Letâ€™s face it, one of the primary reasons that bad marriages exist is because either one or both parents fear that without the other spouseâ€™s income it will not be possible to maintain your childrenâ€™s standard of living.Â Out of love and concern for your children, you want to cause as little disruption to their lives as possible following the divorce.Â Because the future support for your children is critical, at The White Law Office, LLC, we examine the factors that affect a child support order and assist you in making decisions that support a positive outcome for you and your children.
How is Child Support Determined
In Georgia, child support is determined using a mathematical formula that takes into consideration the income of both parents as well as the amount of parenting time each parent has with the child.Â Depending on both partiesâ€™ income, there is a presumptive amount of support granted for the children of the marriage , and each party is responsible for their proportional amount.Â Georgia law allows for a deviation from the Georgia child support guidelines and the proportional amount can be affected by additional expenses such as health and medical costs, educational expenses, extracurricular activities and day care.Â The deviations from the guidelines are at the discretion of the court.Â As such, it is critical for anyone involved in the calculation of child support have an attorney who can review their case according to the Georgia child support guidelines.
For insight into how the initial child support calculation is done, the Georgia Child Support Commission maintains data worksheets for manual and electronic entry for support calculators.
How do I enforce the Child Support Order?
Itâ€™s unfortunate, but parents donâ€™t always follow the orders.Â If you find after the entry of the child support order the parent ordered to pay support fails to meet the obligation, it may be necessary to enforce the order.Â Fortunately, the court understands that those who are dependent on this source of income can suffer emotionally and financially, and those who have failed to pay can face serious consequences.
At the White Law Office, LLC we offer our clients several options when confronted with the non-payment of child support.Â When one party fails to meet the requirements set by a courtâ€™s order, the other party may file a motion for contempt in the county of the original order and the non-compliant party must defend this action even if there has been a change in circumstances to warrant non-payment.Â Georgia law criminalizes the non-payment of child support in some circumstances and additional punishment can result in loss of professional and or gaming licenses.Â Wage garnishment or automatic wage deductions are also commonly employed to enforce support orders and can often be less expensive and faster.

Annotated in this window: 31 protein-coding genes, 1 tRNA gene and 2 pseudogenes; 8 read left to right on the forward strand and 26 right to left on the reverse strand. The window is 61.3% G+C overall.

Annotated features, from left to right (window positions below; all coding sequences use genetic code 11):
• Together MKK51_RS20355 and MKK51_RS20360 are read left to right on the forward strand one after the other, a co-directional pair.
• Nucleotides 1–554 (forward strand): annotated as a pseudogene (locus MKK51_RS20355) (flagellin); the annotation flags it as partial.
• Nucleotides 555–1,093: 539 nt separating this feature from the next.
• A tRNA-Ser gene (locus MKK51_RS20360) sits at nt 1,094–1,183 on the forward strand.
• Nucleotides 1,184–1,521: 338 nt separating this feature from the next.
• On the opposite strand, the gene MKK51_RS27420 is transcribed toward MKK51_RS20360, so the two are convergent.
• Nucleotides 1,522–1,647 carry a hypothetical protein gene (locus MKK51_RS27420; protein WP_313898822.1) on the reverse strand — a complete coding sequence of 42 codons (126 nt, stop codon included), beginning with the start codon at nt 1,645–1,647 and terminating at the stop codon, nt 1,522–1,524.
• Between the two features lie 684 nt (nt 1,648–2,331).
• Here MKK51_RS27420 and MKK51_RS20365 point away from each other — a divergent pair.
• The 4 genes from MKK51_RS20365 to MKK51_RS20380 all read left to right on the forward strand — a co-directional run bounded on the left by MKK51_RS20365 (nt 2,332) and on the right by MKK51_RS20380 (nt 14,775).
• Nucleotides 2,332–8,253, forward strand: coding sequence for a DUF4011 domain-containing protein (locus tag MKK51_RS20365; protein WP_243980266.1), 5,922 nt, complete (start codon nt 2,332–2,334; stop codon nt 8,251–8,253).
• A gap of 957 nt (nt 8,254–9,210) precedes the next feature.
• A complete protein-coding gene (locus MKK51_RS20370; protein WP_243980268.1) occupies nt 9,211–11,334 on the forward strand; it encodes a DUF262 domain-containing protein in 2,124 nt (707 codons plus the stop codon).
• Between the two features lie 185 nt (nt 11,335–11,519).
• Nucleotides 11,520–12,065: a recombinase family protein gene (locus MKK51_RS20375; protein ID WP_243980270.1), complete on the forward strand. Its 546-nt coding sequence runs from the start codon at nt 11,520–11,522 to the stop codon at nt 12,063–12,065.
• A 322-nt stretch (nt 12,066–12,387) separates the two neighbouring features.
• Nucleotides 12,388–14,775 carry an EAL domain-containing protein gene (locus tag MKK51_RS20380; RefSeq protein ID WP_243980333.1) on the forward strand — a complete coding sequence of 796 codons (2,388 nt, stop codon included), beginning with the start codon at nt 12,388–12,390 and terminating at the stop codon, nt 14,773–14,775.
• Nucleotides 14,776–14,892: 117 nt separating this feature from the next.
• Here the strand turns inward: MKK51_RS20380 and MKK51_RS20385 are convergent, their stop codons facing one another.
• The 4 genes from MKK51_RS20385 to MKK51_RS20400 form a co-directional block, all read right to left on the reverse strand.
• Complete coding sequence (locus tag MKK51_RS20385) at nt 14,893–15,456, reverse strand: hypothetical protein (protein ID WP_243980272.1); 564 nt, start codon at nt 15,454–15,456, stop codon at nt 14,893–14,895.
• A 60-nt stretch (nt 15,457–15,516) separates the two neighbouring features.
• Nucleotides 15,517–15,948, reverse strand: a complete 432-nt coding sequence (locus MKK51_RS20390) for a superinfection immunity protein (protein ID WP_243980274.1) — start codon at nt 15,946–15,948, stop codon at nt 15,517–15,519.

What happens if things change?
Life circumstances are certain to change.Â With new relationships and additional children, the plans laid out at the time of divorce may not always be feasible years later.Â With these changes, support obligations must change as well.Â We work closely with our clients to make changes that reflect their changed lifestyles.
If any of the initial circumstances change significantly regarding the needs of the child, the financial circumstances of each parent or the amount of time you spend with the child, parents can seek modification of child support levels.
For example, if a father loses his job or his hours are significantly reduced, he may not be able to meet his support payments.Â If a mother moves away and faces a substantial increase in living expenses, the established child support payments may be insufficient.Â In cases of modification of child support, the burden of proving the need for modification falls to the parent requesting the change.Â If you are seeking or opposing support modification, we provide guidance regarding the feasibility of the proposed changes and advocacy to protect your childrenâ€™s interests.